Cindy writes: Bit of a divide in my house over meatloaf. My husband and kids love it. Me, not so much. Any suggestions for a healthy (but tasty!) take? Maybe turkey? That would win me over…
Tony’s take: Cindy, thanks for the question! The truth of the matter is that I don’t make meatloaf often, so, your predicament has been a good excuse for me to brush up on my technique. I like your idea to head in a healthy direction. Meatloaf always feels heavy. Subbing turkey in for beef is a nice way to lighten things up. I used this as the basic premise and tested a couple of variations (including trying to go really healthy and work some grains and greens into the mix). All were good, though the version I liked best consisted of ground dark meat turkey surrounded with plenty of other big flavors (chiles, cumin, and chorizo), baked gently with a smoky chipotle glaze. Here’s how:
– Free-form bake: You can make meatloaf in a baking dish, though, through testing, I found I liked it best baked free-form; that is, set in the middle of a baking sheet (on foil) and formed into a loaf. This method allows the meatloaf to brown all over and get a pleasant crust as opposed to steaming in the tight quarters of a casserole dish; closer to a roast than baking.
– The flavors: Go big. Though ground white meat turkey is well intentioned, for this preparation, you’ll want dark meat’s extra hit of fat and flavor. I added fresh jalapeno to some sauteed onions and pepper and then worked the smoked version of that chile into both the breadcrumbs and the finishing glaze. As with meatballs, the addition of breadcrumbs (softened with a splash of milk) breaks up the density of the meat and gives the overall meatloaf a lighter feel.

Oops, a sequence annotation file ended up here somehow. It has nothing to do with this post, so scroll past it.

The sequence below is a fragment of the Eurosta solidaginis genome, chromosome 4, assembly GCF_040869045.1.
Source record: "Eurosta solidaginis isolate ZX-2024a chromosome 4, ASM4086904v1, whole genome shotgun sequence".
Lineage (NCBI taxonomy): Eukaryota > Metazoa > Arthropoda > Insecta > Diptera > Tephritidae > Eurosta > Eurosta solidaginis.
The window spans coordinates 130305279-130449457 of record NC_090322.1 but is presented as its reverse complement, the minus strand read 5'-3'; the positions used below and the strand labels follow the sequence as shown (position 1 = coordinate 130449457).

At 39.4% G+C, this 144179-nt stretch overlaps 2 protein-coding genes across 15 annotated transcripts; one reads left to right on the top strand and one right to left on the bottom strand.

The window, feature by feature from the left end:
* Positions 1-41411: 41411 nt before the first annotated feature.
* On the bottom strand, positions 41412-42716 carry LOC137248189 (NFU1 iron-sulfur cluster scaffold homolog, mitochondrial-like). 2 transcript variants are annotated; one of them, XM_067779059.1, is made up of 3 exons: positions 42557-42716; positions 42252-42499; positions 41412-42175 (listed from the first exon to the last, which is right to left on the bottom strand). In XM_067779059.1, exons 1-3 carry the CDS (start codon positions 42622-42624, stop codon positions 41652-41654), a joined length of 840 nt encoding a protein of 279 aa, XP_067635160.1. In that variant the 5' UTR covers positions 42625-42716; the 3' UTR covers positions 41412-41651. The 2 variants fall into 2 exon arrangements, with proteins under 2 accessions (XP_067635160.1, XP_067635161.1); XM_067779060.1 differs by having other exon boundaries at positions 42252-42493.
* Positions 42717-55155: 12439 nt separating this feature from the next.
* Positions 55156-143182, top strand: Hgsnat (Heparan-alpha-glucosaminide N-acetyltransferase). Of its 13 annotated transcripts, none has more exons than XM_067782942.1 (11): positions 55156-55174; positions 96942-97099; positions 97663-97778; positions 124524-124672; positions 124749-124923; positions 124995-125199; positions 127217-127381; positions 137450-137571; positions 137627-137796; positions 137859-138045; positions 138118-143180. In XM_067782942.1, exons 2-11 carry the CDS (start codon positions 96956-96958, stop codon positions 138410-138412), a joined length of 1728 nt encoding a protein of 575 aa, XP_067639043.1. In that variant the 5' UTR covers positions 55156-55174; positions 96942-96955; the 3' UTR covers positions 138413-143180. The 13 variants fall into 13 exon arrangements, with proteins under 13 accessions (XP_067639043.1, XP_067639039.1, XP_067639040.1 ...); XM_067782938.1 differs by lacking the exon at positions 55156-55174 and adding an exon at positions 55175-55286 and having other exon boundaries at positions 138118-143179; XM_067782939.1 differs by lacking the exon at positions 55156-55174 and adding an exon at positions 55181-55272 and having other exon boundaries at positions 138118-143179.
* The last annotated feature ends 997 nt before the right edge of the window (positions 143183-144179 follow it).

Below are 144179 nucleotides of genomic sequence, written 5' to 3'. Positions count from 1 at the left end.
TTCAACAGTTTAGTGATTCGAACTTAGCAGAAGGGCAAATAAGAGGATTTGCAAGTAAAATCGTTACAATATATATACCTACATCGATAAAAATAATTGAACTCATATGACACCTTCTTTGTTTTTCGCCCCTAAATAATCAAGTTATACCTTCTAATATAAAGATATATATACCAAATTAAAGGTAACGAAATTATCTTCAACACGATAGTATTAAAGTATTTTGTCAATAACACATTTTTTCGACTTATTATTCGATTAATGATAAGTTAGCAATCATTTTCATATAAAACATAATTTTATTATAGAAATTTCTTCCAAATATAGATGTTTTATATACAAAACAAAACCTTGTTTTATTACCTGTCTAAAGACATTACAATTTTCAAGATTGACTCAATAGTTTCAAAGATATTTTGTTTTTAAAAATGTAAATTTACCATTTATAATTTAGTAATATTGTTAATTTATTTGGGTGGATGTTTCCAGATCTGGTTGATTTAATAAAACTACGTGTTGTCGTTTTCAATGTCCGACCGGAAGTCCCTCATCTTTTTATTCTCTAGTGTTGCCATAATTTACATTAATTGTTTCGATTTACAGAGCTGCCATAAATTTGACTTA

THE RECIPE: Serves 6 to 8
1. Saute the aromatics and spices: Heat 2 Tbs. olive oil in a large skillet over medium-high heat. Add 1 red onion (finely diced), 1 red pepper (finely diced) and 1 jalapeno (seeded if you like and then finely diced), sprinkle with 1 tsp. kosher salt, and cook, stirring, until the onion becomes tender and browns in places, about 5 min. Stir in 1 garlic clove (minced), 2 tsp. ground cumin and 1/2 tsp. ground chipotle powder and cook for 1 min so they become fragrant. Remove from the heat and let cool.
2. Make the chipotle crumbs and glaze: Tear 6 oz. whole wheat bread into small (1-inch) pieces (about 2 cups) and set in a medium bowl. Add 1 canned chipotle (chopped) and 1/2 cup whole milk and let sit for a couple of min so the bread absorbs the liquid. In a food processor or mini-chop, blend 1/2 cup honey with 1/2 cup ketchup, another 1 – 2 canned chipotles (chopped), and 1 Tbs. cider vinegar until uniform. 3. Mix and form the meatloaf: Heat the oven to 375F (do this in step 1 if you’re not preparing ahead). Add 2 lb. ground turkey (dark meat) to a large bowl and gently mix with 1 link chorizo (about 4 oz., cut in 1/4-inch dice), the sauteed vegetables (use a spatula to get all that good stuff out of the pan), the chipotle crumbs, 1 1/2 tsp. kosher salt, and 1 tsp. black pepper until the mix is uniform. Transfer this mixture to the center of a baking sheet lined with aluminum foil (and lightly greased with nonstick spray) and form into a loaf shape (about 12 inches x 4). Spoon/brush the chipotle sauce over the top. 4. Bake: Bake the meatloaf until it browns lightly and cooks through (an instant-read thermometer inserted into the thickest part should register 165F), about 50 min. Remove from the oven, let rest for 5 min, then cut and serve.